When it came to New Year’s Resolutions, Virginia Woolf’s were 90 years prescient. On 2 January, 1931, she wrote in her diary:

Here are my resolutions for the next 3 months; the next lap of the year.

To have none. Not to be tied.

To be free & kindly with myself, not goading it to parties: to sit rather privately reading in the studio.

To make a good job of The Waves.

To stop irritation by the assurance that nothing is worth irritation [referring to Nelly].

Sometimes to read, sometimes not to read.

To go out yes – but stay at home in spite of being asked.

As for clothes, to buy good ones.

After a year when nothing really went to plan, resolutions have been muted in 2021. We've already spent the various lockdowns either cooking and eating better and nurturing a fitness regime, or giving up completely because, well, there’s been a global pandemic on.

A quiet Christmas away from our families, without all the usual parties, has also meant there is less to atone this January. And while 'Veganuary' claims to be enjoying its biggest year ever, that’s probably more to do with the ongoing climate crisis than anything else.

Instead, Woolf’s determination “Not to be tied. To be free & kindly with myself” feels wise and familiar after a tough 2020. As for “not goading it to parties”, there aren’t any to go to. Locked down for the next couple of months (at least), many of us will indeed “sit rather privately reading” for now.

Woolf’s is a pleasing list but it’s not what I turned to in the first dawn of 2021. Rather, I went to a short passage from A Room of One’s Own, her feminist polemic that was originally two lectures given at Girton College, Cambridge:

No need to hurry, no need to sparkle, no need to be anybody but oneself.

These words sit on my desk, quite without ceremony. Green ink on a ripped-out corner from a lined A4 notepad, they wear the damage of water spills and crumples. I wrote them out a while ago, when I felt I needed the reminder. At the beginning of a new year that doesn’t feel like it will get going for at least a season, Woolf’s words feel pertinent again.

This year of stasis has brought with it new, and peculiar, ambitions: should we be learning languages, writing novels, perfecting the rise of our sourdough loaves or renovating our homes? Social media trills as much with the success of others as it does the slumps we’ve been occupying. Even at a time when to make it through a day emotionally unscathed should be an achievement, it can be easy to believe we should be doing more.

For those who have been working from home and staring at a diary of cancelled plans, it’s been tempting to look at the new expanse of time and imagine we should be filling it with new creative endeavours. But our experiences of the pandemic so far have shown that there has rarely been a more challenging time to create: the news is addictive in its grimness. As Amy Sackville wrote for The Guardian in July: "I have read many articles: from the moment of waking and throughout the day, reaching for the phone and scrolling, reading statistics and think-pieces and analyses for as long as the attention holds. I’ve read a lot of tweets. But this is not the kind of reading that is going to generate writing." Around the same time, Wintering author Katherine May was enduring a similar phenomenon: "In all these months since Covid arrived, while I was trying to be defiant and industrious, I was slowly winding down," she wrote in The New York Times.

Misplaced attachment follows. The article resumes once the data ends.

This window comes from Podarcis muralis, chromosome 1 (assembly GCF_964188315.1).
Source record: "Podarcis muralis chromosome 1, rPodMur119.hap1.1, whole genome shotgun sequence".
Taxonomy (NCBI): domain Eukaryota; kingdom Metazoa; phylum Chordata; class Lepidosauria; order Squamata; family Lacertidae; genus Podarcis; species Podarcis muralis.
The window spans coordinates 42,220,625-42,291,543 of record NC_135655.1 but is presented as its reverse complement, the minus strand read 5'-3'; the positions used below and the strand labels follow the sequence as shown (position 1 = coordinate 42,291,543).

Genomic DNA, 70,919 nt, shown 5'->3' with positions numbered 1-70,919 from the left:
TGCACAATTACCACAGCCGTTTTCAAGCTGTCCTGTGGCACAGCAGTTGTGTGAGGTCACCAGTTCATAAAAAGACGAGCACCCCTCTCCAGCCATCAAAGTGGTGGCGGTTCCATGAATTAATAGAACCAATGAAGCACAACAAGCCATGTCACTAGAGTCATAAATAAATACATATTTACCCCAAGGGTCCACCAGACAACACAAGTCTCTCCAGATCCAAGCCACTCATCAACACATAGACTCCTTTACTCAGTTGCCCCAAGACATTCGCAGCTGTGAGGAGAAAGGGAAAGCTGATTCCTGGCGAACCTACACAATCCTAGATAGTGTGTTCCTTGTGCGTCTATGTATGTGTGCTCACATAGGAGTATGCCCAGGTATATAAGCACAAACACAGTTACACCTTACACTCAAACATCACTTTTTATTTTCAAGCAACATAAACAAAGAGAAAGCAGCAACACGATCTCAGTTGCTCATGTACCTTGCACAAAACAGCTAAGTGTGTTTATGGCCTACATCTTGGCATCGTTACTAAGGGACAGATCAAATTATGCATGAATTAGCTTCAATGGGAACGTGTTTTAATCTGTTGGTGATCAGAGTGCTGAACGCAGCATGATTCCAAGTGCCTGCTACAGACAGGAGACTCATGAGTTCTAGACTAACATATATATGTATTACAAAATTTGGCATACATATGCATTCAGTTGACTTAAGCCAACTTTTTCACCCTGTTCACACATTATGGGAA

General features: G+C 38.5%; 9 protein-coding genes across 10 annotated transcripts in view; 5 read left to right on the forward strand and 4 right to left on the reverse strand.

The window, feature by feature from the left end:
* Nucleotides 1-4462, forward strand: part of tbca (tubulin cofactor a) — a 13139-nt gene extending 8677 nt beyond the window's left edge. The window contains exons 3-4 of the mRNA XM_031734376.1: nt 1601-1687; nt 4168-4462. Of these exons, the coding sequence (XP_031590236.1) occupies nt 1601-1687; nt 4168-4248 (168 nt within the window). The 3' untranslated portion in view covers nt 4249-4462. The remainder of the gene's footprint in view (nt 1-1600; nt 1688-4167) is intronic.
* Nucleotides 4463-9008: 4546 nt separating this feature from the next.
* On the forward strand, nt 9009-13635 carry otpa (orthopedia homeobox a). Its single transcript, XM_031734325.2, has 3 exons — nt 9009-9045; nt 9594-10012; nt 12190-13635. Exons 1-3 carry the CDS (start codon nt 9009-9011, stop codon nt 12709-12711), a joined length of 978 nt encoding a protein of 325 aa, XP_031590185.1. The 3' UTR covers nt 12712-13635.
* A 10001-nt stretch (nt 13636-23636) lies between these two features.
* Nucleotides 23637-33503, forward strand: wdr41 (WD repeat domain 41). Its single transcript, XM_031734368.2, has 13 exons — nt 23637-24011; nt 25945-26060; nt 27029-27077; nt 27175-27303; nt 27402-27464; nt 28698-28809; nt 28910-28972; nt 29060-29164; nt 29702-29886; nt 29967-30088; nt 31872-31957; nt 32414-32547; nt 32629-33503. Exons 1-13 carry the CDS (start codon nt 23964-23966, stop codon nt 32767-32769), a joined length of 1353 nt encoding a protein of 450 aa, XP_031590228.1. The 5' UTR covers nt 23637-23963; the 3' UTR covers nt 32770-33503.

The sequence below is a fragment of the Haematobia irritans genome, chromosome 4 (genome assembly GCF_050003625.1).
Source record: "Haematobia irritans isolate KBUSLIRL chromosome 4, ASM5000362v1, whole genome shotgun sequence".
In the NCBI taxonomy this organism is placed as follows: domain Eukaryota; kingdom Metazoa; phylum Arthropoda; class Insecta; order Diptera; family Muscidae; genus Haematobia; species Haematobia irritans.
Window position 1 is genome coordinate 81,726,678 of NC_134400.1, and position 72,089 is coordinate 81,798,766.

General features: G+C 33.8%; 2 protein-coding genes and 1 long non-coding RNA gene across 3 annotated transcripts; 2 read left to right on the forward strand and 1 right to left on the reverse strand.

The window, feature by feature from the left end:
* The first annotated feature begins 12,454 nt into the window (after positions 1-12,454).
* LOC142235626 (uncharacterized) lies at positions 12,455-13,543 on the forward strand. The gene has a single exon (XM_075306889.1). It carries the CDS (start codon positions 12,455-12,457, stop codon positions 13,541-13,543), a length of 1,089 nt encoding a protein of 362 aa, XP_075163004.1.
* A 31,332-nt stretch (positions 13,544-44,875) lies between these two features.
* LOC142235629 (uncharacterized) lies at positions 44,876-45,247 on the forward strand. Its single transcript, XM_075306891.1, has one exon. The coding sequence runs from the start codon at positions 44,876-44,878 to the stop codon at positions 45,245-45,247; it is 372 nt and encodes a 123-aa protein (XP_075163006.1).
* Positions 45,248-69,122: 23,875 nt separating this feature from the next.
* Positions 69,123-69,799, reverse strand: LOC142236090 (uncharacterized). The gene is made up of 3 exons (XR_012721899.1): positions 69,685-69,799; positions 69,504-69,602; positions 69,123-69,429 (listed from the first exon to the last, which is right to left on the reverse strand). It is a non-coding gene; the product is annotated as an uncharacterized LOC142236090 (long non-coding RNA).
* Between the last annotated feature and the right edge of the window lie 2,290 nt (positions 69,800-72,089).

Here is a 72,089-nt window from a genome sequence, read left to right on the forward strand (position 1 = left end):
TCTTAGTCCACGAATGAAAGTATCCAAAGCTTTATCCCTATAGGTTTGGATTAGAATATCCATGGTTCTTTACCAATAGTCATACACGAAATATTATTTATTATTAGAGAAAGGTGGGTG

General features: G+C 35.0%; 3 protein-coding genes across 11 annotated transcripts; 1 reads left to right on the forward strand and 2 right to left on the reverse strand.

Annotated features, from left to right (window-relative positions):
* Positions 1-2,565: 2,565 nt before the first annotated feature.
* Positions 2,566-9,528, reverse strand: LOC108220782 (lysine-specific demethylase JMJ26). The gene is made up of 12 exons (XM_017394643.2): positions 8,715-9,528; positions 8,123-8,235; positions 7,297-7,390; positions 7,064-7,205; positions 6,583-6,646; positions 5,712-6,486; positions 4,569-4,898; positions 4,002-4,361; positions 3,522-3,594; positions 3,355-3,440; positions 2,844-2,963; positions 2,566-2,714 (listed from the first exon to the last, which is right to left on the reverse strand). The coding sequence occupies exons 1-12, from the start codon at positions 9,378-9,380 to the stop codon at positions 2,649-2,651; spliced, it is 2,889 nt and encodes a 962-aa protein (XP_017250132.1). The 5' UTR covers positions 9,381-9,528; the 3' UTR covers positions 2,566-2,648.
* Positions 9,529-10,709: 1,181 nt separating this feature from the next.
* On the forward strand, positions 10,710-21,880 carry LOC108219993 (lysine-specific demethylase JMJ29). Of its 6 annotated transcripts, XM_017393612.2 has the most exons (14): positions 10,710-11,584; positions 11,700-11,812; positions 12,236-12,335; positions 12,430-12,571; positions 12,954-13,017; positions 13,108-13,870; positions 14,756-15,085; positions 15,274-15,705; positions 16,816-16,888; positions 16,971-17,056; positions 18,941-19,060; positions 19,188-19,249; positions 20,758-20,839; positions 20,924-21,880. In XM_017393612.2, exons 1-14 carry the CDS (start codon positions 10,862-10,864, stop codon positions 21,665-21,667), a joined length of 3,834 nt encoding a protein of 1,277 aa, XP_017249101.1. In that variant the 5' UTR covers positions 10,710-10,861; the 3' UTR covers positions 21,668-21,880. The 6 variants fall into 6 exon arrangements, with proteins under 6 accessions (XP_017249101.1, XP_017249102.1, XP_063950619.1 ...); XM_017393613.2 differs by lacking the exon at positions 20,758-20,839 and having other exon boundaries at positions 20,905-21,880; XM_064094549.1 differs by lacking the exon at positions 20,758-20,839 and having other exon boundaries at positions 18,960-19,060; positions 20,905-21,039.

If lockdown has shown us anything, it’s that we should be – as Woolf says – 'kindly' with ourselves. Self care is something authors have long grappled with. In 1972, Susan Sontag wrote “a New Year’s Prayer” in her diary that started: “Kindness, kindness, kindness.”

Forty years later, Ann Patchett wrote about the necessity of forgiveness in her literary memoir, This Is the Story of a Happy Marriage"The key to finding any semblance of happiness," she concluded, could be summed up thus: “again and again throughout the course of my life I will forgive myself".

More recently, in her collection of essays written at the start of the pandemic, Intimations, Zadie Smith ends one chapter with the following advice for the reader experiencing an inevitable bad day: "[I]t might be worth allowing yourself the admission of the reality of suffering, if not for yourself, exactly, then in preparation for that next painful bout of video-conferencing."

Empathy, self-acceptance, going gently: all notions fiction can teach us to be better at. For me, along with Woolf's wisdom, this is captured best in a line issued in frustration and desperation by Paul D to Sethe in Toni Morrison’s Beloved: “You your best thing, Sethe. You are”. Right now, it is useful to remember that we are more than what we do, what we buy or what we post on the internet.

What did you think of this article? Let us know at editor@penguinrandomhouse.co.uk for a chance to appear in our reader’s letter page.

Image: Ryan MacEachern/Penguin

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